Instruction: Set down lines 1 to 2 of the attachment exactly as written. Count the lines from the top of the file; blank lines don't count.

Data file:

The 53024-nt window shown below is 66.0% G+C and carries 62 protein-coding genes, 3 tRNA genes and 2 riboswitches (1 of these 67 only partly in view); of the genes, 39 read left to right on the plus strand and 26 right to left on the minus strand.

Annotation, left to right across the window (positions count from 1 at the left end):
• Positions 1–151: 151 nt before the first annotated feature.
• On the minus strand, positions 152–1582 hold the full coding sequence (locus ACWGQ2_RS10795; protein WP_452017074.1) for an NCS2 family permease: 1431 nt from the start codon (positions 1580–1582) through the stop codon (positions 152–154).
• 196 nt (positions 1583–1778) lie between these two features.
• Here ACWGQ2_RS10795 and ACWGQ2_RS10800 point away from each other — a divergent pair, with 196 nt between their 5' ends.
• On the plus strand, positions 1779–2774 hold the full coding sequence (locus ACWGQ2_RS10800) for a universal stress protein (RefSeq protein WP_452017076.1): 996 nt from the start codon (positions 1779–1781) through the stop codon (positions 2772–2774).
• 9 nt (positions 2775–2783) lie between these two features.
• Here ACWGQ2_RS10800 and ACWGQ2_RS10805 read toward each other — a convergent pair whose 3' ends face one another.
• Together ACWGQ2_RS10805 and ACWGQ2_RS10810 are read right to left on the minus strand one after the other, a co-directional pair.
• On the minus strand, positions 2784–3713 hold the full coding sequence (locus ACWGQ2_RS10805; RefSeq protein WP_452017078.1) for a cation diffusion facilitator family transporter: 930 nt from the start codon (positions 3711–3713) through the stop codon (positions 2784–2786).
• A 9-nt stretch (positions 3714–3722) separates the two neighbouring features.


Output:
The 53024-nt window shown below is 66.0% G+C and carries 62 protein-coding genes, 3 tRNA genes and 2 riboswitches (1 of these 67 only partly in view); of the genes, 39 read left to right on the plus strand and 26 right to left on the minus strand.

Annotation, left to right across the window (positions count from 1 at the left end):